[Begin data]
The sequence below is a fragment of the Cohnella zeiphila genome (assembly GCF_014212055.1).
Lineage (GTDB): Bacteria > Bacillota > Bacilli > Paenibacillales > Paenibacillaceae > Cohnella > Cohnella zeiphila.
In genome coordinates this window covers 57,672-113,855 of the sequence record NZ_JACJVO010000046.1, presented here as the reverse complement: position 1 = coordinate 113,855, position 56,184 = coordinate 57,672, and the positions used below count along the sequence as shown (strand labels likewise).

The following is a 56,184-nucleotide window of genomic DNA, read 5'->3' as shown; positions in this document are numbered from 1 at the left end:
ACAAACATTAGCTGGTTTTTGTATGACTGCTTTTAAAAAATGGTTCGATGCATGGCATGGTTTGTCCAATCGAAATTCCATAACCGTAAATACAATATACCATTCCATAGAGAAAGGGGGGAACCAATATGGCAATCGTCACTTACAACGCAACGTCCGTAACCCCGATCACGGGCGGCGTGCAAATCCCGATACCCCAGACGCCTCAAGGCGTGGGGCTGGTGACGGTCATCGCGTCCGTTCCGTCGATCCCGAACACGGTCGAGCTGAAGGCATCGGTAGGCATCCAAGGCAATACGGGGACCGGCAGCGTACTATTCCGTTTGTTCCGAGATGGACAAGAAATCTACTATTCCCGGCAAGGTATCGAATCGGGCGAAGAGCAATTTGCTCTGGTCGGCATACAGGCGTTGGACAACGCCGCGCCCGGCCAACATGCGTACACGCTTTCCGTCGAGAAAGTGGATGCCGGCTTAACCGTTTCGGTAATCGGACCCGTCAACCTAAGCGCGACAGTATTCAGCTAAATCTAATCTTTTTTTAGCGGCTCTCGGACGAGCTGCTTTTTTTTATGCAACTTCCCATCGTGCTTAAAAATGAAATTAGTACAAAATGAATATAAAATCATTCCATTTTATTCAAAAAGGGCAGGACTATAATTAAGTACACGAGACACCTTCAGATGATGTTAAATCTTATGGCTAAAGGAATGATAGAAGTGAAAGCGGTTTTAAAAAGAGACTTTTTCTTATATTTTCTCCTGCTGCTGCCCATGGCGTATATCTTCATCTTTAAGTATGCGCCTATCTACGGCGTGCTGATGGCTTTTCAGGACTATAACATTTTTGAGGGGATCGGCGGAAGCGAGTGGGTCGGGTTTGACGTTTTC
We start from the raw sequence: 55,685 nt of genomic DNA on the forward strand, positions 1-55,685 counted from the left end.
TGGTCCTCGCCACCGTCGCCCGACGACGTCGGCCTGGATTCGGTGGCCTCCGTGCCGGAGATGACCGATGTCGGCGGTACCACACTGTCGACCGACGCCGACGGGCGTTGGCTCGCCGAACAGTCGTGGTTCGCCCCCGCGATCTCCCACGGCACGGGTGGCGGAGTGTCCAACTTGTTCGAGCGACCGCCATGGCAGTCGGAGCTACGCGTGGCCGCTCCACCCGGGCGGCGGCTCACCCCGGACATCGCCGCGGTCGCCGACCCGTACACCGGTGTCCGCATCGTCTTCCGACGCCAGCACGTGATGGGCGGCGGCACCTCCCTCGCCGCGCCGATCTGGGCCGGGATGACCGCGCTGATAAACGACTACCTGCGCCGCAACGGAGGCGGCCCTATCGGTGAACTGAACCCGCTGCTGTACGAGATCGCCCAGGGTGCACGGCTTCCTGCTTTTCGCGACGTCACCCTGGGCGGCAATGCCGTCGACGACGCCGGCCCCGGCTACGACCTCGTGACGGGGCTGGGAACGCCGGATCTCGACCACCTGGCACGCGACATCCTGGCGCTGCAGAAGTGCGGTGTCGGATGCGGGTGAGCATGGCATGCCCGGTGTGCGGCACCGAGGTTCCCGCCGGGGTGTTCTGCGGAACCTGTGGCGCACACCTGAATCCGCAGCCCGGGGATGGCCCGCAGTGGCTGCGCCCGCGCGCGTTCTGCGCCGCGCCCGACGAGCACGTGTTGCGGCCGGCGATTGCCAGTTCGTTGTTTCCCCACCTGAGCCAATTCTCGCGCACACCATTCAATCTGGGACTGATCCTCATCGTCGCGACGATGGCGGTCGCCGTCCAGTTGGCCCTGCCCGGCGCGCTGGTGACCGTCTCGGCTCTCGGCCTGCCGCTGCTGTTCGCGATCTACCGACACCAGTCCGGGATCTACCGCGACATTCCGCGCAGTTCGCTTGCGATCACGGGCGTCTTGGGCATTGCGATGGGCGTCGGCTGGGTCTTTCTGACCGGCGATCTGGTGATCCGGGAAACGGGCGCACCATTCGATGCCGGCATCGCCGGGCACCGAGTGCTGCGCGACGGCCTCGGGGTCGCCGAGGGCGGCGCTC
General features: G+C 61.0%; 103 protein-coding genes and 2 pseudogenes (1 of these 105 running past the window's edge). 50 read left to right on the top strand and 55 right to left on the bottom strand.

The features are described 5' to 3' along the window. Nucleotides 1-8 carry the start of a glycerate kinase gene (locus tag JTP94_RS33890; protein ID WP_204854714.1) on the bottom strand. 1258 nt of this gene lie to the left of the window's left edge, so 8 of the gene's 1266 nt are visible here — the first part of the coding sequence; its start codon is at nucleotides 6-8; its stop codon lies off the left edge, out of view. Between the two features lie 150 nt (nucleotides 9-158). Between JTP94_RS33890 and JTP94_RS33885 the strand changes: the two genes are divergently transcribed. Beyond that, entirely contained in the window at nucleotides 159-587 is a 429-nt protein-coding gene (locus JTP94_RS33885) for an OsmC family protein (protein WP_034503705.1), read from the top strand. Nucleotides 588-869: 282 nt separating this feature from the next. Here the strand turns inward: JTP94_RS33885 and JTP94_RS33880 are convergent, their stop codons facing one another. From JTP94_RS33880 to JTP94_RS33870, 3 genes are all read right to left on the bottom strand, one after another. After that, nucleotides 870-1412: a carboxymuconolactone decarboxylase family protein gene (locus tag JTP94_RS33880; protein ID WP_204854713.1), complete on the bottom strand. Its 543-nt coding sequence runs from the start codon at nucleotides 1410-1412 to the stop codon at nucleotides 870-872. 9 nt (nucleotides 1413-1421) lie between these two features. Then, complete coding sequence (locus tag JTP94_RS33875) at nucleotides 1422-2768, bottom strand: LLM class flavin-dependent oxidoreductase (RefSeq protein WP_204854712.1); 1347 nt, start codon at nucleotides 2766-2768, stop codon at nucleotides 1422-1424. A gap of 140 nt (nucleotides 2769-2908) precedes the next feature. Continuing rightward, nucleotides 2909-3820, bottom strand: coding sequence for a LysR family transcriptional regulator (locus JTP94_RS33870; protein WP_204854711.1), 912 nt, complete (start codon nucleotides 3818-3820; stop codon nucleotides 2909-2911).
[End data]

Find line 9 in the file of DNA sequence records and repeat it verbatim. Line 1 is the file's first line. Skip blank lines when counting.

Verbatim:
The features are described 5' to 3' along the window. Nucleotides 1-8 carry the start of a glycerate kinase gene (locus tag JTP94_RS33890; protein ID WP_204854714.1) on the bottom strand. 1258 nt of this gene lie to the left of the window's left edge, so 8 of the gene's 1266 nt are visible here — the first part of the coding sequence; its start codon is at nucleotides 6-8; its stop codon lies off the left edge, out of view. Between the two features lie 150 nt (nucleotides 9-158). Between JTP94_RS33890 and JTP94_RS33885 the strand changes: the two genes are divergently transcribed. Beyond that, entirely contained in the window at nucleotides 159-587 is a 429-nt protein-coding gene (locus JTP94_RS33885) for an OsmC family protein (protein WP_034503705.1), read from the top strand. Nucleotides 588-869: 282 nt separating this feature from the next. Here the strand turns inward: JTP94_RS33885 and JTP94_RS33880 are convergent, their stop codons facing one another. From JTP94_RS33880 to JTP94_RS33870, 3 genes are all read right to left on the bottom strand, one after another. After that, nucleotides 870-1412: a carboxymuconolactone decarboxylase family protein gene (locus tag JTP94_RS33880; protein ID WP_204854713.1), complete on the bottom strand. Its 543-nt coding sequence runs from the start codon at nucleotides 1410-1412 to the stop codon at nucleotides 870-872. 9 nt (nucleotides 1413-1421) lie between these two features. Then, complete coding sequence (locus tag JTP94_RS33875) at nucleotides 1422-2768, bottom strand: LLM class flavin-dependent oxidoreductase (RefSeq protein WP_204854712.1); 1347 nt, start codon at nucleotides 2766-2768, stop codon at nucleotides 1422-1424. A gap of 140 nt (nucleotides 2769-2908) precedes the next feature. Continuing rightward, nucleotides 2909-3820, bottom strand: coding sequence for a LysR family transcriptional regulator (locus JTP94_RS33870; protein WP_204854711.1), 912 nt, complete (start codon nucleotides 3818-3820; stop codon nucleotides 2909-2911).